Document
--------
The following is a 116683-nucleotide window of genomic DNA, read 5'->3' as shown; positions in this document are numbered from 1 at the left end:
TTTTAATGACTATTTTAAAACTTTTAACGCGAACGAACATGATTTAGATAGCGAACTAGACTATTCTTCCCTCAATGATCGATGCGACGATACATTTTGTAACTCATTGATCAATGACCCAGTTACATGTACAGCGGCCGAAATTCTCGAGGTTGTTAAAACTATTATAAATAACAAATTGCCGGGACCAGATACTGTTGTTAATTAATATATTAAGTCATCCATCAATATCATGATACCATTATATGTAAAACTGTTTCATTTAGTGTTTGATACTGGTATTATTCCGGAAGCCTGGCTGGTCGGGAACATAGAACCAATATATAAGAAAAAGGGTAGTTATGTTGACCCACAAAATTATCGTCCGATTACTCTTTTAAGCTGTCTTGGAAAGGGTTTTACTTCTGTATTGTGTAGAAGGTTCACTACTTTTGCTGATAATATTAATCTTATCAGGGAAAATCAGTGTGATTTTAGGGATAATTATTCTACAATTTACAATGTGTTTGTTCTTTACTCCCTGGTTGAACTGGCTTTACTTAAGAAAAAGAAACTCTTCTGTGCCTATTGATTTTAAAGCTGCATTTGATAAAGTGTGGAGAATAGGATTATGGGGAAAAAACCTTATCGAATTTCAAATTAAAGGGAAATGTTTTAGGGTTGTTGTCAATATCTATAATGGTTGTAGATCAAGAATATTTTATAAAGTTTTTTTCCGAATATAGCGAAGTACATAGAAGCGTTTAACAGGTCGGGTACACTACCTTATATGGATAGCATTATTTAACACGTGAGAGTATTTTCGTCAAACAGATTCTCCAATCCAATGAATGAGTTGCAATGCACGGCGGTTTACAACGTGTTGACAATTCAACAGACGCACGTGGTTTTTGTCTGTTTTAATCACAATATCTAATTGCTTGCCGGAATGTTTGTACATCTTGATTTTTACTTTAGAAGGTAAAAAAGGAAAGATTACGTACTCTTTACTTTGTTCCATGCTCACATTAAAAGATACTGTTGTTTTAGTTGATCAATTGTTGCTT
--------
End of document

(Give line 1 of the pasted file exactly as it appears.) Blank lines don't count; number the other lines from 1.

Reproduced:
The following is a 116683-nucleotide window of genomic DNA, read 5'->3' as shown; positions in this document are numbered from 1 at the left end: